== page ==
In 1967 Roger Needham, one of the first computer scientists to emphasize the need for computer security, invented the method of storing a hashed version of plaintext passwords. To this day, we still use this method to keep our passwords safe. Let’s go over how password hashing works and what you can do to protect your network against password attacks.
How hashing works
In this method, the plaintext passwords users enter are hashed using a preset algorithm like SHA 256 or MD5. In most cases, the algorithm converts the plaintext into a numbered hash using a one-way computable function. The hashed password is stored in the system when users set their passwords for the first time. For every login after that, the password is hashed using the same one-way function and the same algorithm. The obtained hash value is compared to the stored hash value and users are given access if the hashes match.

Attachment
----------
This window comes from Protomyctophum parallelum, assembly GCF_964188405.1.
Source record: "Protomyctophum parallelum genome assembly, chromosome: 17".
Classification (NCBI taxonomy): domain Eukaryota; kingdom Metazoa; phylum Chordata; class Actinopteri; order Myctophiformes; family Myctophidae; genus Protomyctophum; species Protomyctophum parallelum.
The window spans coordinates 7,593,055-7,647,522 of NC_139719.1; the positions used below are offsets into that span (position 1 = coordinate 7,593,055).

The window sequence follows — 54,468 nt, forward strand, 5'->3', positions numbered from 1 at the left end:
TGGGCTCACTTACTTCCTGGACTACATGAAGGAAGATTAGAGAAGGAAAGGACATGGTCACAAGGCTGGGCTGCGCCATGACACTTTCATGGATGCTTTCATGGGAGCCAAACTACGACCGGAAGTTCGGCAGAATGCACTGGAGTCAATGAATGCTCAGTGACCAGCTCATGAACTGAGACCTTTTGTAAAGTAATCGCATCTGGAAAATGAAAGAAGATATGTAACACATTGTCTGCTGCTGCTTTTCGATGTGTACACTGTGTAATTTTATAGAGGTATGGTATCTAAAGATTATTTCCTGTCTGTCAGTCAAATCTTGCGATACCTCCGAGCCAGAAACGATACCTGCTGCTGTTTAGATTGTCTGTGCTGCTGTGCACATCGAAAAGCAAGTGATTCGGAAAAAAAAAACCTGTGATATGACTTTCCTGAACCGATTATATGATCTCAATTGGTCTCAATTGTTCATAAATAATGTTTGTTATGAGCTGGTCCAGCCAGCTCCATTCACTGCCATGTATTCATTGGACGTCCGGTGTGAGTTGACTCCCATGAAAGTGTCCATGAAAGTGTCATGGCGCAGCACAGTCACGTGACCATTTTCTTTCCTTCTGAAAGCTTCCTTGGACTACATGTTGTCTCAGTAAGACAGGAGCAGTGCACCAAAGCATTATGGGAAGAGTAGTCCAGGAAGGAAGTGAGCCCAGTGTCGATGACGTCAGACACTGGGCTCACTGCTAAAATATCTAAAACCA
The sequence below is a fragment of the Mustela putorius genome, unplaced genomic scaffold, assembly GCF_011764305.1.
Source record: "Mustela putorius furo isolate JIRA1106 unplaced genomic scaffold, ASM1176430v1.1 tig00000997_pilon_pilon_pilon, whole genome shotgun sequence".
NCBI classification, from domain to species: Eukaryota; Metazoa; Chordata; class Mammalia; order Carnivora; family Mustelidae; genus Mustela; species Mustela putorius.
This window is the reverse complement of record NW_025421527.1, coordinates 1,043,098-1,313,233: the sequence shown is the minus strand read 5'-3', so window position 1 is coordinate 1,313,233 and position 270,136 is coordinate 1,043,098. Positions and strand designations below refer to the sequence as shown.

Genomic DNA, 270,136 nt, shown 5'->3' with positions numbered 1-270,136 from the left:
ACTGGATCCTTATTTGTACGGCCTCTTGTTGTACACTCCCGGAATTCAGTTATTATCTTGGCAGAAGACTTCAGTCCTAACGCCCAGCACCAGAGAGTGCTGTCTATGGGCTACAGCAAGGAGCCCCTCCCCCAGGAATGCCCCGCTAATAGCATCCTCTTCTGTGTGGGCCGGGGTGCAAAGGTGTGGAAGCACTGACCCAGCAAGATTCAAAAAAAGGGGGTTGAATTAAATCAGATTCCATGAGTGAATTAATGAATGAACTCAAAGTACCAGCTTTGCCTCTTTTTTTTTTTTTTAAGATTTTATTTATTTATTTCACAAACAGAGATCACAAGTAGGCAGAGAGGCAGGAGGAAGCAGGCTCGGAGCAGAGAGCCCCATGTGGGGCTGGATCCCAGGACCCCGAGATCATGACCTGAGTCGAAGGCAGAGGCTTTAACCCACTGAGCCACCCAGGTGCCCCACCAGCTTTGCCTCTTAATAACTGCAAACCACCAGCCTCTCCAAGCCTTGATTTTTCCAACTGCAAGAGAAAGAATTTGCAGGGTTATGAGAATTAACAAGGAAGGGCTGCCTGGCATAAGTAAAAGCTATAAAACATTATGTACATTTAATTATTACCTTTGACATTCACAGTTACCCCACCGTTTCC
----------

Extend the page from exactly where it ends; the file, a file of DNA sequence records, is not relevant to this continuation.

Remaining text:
Passwords are not completely safe even after hashing
Before hashing was devised, passwords were stored in systems as plaintext, which made them easy for hackers to access. Hashing has made it much more complicated for hackers to gain access to passwords, but it’s still not impossible. With the advancement of cyberattacks, no security method is foolproof. As password storage and recovery mechanisms improve, hackers are formulating more advanced breach techniques like social engineering, brute force attacks, phishing, and the like.
Better safe than sorry
The first step in keeping your network safe is to make sure both end users and administrators are informed about common password attack methods and how they can overcome them. Once administrators are aware of the prevention mechanisms, they can implement them to cut down on password attacks.
Wouldn’t it be nice if there was an easy way to understand common password attacks and their prevention mechanisms? Look no further!
Read our industry expert’s guide, “The shifting landscape of password attacks and how to keep up with it”, to better understand password attacks and learn how you and your team can avoid them. The guide also explains why Microsoft’s password policy is inadequate and which tools you need to use to implement strong password policies.